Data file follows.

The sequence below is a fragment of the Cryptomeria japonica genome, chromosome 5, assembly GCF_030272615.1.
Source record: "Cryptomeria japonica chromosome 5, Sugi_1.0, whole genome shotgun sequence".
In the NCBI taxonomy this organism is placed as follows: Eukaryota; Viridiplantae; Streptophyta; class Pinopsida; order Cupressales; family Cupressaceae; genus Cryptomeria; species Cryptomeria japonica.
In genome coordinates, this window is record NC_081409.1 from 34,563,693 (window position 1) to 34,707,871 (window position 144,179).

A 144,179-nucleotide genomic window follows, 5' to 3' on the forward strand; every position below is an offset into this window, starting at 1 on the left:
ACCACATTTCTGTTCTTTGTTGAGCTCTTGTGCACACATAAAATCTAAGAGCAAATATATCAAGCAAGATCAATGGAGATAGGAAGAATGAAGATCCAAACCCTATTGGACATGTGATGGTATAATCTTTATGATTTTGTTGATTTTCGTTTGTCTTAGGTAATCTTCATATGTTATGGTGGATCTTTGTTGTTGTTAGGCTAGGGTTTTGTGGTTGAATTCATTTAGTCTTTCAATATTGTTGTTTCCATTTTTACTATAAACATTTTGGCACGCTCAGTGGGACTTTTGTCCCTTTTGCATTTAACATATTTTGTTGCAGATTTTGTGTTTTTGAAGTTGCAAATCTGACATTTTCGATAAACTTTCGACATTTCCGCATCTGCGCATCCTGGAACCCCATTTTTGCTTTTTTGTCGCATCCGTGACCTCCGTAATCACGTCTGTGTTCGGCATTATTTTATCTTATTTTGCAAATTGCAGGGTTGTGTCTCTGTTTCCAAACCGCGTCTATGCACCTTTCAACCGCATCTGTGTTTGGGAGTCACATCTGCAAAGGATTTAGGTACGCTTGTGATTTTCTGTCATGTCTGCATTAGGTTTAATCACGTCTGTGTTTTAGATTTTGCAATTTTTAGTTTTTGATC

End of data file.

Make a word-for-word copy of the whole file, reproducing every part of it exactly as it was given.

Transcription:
The sequence below is a fragment of the Cryptomeria japonica genome, chromosome 5, assembly GCF_030272615.1.
Source record: "Cryptomeria japonica chromosome 5, Sugi_1.0, whole genome shotgun sequence".
In the NCBI taxonomy this organism is placed as follows: Eukaryota; Viridiplantae; Streptophyta; class Pinopsida; order Cupressales; family Cupressaceae; genus Cryptomeria; species Cryptomeria japonica.
In genome coordinates, this window is record NC_081409.1 from 34,563,693 (window position 1) to 34,707,871 (window position 144,179).

A 144,179-nucleotide genomic window follows, 5' to 3' on the forward strand; every position below is an offset into this window, starting at 1 on the left:
ACCACATTTCTGTTCTTTGTTGAGCTCTTGTGCACACATAAAATCTAAGAGCAAATATATCAAGCAAGATCAATGGAGATAGGAAGAATGAAGATCCAAACCCTATTGGACATGTGATGGTATAATCTTTATGATTTTGTTGATTTTCGTTTGTCTTAGGTAATCTTCATATGTTATGGTGGATCTTTGTTGTTGTTAGGCTAGGGTTTTGTGGTTGAATTCATTTAGTCTTTCAATATTGTTGTTTCCATTTTTACTATAAACATTTTGGCACGCTCAGTGGGACTTTTGTCCCTTTTGCATTTAACATATTTTGTTGCAGATTTTGTGTTTTTGAAGTTGCAAATCTGACATTTTCGATAAACTTTCGACATTTCCGCATCTGCGCATCCTGGAACCCCATTTTTGCTTTTTTGTCGCATCCGTGACCTCCGTAATCACGTCTGTGTTCGGCATTATTTTATCTTATTTTGCAAATTGCAGGGTTGTGTCTCTGTTTCCAAACCGCGTCTATGCACCTTTCAACCGCATCTGTGTTTGGGAGTCACATCTGCAAAGGATTTAGGTACGCTTGTGATTTTCTGTCATGTCTGCATTAGGTTTAATCACGTCTGTGTTTTAGATTTTGCAATTTTTAGTTTTTGATC